How Are Damages Calculated in a Motor Vehicle Accident?
Whibbs & Stone, Attorneys at Law

How Are Damages Calculated in a Motor Vehicle Accident

motor vehicle accident

When a motor vehicle accident happens, the severity of the accident depends on many factors, including the point of impact, the force involved in the crash, whether or not seatbelts were used, and even the victims’ own bodies and resiliency.

Because car accidents can differ so greatly in severity and the amount of damages that result, understanding how damages are calculated in a motor vehicle accident is important. If you’ve been in a crash, here’s a look at how an insurance adjuster may valuate your claim–

Calculating Economic Damages

Economic damages are the actual economic losses that a person has suffered, and this damage type is the easiest to calculate. There are various types of economic damages, including:

  • Property damage. Nearly all car accidents result in some sort of property damage, however minor. Property damage costs are typically determined by the assessment of an auto body shop, and are based on the costs of vehicle repairs or replacement.
  • Medical expenses. If you are injured in a crash, you will likely incur medical expenses for the treatment you receive. Some injuries are obviously more serious–and therefore more expensive–than others. You are entitled to the full value of all of your medical expenses, both present and future, related to your car accident.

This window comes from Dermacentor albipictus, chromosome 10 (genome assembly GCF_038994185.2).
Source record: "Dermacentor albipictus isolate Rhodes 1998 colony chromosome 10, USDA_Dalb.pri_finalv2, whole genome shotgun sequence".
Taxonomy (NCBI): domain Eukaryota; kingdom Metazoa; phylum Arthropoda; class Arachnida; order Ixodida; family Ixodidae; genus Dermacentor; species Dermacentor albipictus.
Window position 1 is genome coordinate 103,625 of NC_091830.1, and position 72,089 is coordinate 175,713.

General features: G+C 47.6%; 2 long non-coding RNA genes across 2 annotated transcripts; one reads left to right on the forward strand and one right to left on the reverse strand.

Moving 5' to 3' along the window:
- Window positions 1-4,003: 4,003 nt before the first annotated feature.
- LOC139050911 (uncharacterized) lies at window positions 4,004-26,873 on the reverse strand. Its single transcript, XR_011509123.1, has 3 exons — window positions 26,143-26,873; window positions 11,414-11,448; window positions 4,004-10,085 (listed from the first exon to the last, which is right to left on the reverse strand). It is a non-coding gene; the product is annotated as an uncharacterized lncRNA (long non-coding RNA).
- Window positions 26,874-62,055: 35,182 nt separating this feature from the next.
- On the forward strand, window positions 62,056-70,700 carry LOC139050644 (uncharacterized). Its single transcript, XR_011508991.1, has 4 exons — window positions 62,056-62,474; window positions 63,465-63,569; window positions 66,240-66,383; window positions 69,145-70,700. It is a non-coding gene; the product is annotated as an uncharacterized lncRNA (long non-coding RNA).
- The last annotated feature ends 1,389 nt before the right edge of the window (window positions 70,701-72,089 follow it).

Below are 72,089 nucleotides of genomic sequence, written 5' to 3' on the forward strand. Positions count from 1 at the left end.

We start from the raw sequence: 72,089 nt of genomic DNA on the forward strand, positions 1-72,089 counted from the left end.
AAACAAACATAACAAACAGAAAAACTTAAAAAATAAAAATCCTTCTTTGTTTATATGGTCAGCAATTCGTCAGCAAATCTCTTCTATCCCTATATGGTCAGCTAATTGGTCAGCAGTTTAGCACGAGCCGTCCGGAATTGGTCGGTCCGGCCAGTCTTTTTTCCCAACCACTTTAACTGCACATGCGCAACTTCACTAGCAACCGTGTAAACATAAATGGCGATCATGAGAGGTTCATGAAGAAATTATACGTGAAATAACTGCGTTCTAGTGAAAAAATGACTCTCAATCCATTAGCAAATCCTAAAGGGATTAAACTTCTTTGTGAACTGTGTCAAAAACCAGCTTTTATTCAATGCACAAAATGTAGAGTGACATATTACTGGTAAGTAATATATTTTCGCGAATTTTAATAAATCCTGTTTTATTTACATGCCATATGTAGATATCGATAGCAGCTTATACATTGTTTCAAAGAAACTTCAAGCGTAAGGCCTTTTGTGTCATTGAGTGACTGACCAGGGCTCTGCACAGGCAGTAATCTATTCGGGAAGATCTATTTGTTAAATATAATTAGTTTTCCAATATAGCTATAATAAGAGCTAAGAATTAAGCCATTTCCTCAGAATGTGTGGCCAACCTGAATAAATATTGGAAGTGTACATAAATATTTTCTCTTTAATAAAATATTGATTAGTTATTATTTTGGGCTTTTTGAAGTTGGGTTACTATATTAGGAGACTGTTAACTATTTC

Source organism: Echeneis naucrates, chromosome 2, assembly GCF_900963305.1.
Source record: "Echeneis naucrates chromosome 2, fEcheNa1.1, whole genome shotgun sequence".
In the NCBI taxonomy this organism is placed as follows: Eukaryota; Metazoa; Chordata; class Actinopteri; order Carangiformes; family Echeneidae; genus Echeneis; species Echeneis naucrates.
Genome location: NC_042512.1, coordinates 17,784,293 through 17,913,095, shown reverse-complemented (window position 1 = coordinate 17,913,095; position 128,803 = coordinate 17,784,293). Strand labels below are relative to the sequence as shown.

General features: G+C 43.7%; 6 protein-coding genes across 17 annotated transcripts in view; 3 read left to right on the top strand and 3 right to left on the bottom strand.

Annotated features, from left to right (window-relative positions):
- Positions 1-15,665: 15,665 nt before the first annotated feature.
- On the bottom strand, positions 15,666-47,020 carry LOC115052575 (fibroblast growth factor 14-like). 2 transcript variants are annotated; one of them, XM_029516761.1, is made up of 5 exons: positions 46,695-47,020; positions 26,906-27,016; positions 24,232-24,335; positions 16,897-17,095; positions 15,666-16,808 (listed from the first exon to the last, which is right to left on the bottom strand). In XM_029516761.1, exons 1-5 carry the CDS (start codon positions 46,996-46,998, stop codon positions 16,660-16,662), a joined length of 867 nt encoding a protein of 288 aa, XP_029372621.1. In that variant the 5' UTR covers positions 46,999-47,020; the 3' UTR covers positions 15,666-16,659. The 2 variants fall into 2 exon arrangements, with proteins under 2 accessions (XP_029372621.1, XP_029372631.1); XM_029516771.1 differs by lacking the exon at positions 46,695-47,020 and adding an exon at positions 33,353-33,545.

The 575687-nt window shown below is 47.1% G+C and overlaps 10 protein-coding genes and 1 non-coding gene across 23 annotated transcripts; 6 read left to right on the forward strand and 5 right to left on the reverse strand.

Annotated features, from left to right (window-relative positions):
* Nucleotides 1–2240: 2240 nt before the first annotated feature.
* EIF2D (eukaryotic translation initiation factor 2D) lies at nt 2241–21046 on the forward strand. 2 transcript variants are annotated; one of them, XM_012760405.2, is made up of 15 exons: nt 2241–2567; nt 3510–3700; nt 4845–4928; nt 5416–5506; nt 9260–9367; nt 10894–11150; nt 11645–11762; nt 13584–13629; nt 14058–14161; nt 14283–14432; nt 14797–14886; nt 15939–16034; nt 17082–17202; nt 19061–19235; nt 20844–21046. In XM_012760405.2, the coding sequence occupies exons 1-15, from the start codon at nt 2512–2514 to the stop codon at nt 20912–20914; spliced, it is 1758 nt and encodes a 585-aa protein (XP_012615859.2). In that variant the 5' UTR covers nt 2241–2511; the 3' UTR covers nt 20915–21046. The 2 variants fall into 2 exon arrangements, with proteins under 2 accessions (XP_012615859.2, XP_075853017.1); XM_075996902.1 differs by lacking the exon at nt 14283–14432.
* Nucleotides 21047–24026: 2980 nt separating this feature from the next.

• Lost wages. A person who is involved in a crash may suffer an injury that prevents them from returning to work for a few weeks, and sometimes permanently inhibits their ability to earn and income and make a living. When this is the case, the value of lost wages and expected future lost wages will be calculated.

If there are any other economic damages that a party acquires, such as the cost of travel to and from medical appointments, costs of renovations to a home to make it more disabled person-friendly, etc., these damages may be sought.

Noneconomic Damages

Noneconomic damages are much more difficult to determine, as these are damages for things that are intangible, such as a person’s pain, suffering, and emotional distress. There are two standard methods for calculating noneconomic damages:

  • Multiplier method. When the multiplier method is used to calculate noneconomic damages, an injured party is assigned a number between one and five, with the severity of the injury determining the number (less severe injuries are assigned a number closer to one; more severe injuries are assigned a number closer to five). Then, this number is multiplied by the total value of the claimant’s economic damages. For example, if a claimant suffers $100,000 in economic damages and is assigned a multiplier of 1.5, then they would receive $150,000 in noneconomic damages.
  • Per diem method. Another option for calculating damages for pain and suffering may be the per diem (per day) method, in which a sum of money per day is associated with a car accident victim’s pain and suffering, and then this amount is multiplied by the number of days the victim experienced the pain and suffering. For example, if $100 per day is assigned and the person experiences pain and suffering for three months, or 90 days, then the value of pain and suffering would be $9,000.

Working with an Experienced Attorney in Florida

The more serious your damages are, the more complicated determining the value of your damages may become. To help you understand exactly what your claim is worth and present this to an insurance adjuster after a crash, as well as to negotiate on your behalf to reach a fair settlement, consider working with an experienced attorney.

At the law offices of Whibbs Stone Barnett, P.A., our talented Florida car accident lawyers know how to advocate for you and improve the chances of your recovering your full settlement amount. Please contact us today for your free consultation. You can reach us by phone at 1-888-219-4561, or request to be contacted by providing us with your information online.